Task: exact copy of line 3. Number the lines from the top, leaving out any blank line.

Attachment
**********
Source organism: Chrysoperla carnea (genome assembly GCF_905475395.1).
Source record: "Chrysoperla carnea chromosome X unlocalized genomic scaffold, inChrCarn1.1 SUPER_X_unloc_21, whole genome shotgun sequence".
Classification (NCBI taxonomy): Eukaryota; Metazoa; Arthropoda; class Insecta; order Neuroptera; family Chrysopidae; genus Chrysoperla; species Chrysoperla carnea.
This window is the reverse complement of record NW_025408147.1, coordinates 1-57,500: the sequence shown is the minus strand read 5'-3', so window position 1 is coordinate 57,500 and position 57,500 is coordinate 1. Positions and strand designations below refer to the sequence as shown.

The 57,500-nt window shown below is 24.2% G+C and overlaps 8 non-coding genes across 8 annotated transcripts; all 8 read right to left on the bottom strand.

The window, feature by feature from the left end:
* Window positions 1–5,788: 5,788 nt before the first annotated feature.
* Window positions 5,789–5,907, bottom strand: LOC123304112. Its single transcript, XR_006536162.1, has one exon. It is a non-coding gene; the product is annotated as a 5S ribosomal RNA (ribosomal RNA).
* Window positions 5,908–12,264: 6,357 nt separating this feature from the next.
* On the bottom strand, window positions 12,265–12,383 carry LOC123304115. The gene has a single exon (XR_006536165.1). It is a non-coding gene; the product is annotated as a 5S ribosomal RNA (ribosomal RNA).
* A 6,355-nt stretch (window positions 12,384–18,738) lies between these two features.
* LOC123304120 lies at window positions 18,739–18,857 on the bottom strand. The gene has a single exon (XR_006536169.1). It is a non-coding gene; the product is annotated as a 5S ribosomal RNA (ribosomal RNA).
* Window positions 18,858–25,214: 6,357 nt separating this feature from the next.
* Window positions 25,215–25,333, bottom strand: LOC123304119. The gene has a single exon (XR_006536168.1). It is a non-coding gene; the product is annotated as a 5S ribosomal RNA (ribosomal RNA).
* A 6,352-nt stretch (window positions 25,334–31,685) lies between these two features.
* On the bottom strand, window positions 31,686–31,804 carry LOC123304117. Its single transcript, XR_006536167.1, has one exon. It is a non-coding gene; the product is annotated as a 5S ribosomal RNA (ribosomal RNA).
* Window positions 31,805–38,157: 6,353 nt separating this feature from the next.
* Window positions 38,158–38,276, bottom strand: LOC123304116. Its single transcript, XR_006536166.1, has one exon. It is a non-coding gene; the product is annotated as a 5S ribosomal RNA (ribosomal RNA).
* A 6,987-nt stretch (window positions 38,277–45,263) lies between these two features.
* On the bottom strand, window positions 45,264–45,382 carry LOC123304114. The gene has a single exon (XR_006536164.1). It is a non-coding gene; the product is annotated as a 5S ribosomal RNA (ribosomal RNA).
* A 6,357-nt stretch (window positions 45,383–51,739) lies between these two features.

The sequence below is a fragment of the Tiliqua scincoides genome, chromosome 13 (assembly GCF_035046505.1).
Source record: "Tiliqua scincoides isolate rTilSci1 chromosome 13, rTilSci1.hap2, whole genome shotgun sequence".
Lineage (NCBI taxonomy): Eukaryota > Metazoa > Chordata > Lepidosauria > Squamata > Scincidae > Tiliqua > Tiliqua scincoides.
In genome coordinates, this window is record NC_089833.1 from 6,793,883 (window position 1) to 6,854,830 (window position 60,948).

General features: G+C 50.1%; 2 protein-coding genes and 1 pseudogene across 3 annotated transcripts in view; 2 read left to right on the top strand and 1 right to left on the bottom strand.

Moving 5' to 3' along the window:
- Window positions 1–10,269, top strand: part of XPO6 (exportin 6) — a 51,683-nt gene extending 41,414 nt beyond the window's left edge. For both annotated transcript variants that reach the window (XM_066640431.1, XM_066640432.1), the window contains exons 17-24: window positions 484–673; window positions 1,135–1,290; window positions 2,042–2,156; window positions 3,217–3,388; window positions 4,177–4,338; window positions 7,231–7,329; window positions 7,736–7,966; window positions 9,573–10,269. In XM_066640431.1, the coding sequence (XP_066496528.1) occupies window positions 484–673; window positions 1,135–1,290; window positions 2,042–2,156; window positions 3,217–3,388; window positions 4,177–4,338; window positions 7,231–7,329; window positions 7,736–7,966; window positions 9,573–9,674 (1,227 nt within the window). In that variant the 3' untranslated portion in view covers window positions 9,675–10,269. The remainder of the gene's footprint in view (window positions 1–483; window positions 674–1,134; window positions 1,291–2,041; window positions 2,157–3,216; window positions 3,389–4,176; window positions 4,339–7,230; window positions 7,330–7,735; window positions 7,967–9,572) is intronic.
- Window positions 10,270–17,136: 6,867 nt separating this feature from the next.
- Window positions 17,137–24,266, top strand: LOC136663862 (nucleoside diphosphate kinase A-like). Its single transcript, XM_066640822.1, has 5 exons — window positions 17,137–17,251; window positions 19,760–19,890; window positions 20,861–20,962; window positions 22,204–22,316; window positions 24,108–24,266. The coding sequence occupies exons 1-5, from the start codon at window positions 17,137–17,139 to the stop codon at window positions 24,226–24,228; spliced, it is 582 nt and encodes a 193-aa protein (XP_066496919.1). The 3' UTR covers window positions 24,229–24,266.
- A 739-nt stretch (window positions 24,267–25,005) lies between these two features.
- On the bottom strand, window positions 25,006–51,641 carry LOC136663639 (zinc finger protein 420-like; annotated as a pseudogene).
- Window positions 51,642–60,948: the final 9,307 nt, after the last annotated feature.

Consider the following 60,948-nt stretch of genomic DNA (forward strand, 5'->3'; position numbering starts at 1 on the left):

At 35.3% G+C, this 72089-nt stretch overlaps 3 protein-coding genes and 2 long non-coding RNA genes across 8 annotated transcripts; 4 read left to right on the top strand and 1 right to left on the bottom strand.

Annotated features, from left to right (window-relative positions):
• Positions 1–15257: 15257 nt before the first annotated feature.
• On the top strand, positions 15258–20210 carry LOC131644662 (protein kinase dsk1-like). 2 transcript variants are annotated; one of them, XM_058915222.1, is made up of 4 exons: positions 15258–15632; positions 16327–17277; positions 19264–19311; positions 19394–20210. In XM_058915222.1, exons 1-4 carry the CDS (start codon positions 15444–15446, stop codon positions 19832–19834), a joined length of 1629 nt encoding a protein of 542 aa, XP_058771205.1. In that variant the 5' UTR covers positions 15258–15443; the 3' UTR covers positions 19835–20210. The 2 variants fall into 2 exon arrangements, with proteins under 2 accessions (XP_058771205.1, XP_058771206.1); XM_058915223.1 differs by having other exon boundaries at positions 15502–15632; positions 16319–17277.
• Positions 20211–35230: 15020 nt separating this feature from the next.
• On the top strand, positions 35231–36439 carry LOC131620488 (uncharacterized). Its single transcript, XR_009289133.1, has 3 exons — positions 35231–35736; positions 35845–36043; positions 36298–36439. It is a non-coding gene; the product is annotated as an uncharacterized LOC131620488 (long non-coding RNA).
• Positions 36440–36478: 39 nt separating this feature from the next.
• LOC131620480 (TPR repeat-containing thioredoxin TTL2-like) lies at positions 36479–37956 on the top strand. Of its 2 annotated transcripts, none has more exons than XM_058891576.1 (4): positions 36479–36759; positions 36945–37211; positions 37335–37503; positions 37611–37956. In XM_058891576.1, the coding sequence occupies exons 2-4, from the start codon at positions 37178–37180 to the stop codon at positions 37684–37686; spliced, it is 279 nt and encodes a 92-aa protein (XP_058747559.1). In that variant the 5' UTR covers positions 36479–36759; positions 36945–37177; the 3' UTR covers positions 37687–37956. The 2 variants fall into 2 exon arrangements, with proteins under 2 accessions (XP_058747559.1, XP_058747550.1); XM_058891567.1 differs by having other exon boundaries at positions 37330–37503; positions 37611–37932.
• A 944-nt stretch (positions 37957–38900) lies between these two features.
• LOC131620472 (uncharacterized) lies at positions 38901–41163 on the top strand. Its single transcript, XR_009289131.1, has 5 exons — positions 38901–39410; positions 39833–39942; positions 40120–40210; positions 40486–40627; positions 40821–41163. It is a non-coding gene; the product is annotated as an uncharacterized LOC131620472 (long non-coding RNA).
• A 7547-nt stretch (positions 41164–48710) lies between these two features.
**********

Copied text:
Classification (NCBI taxonomy): Eukaryota; Metazoa; Arthropoda; class Insecta; order Neuroptera; family Chrysopidae; genus Chrysoperla; species Chrysoperla carnea.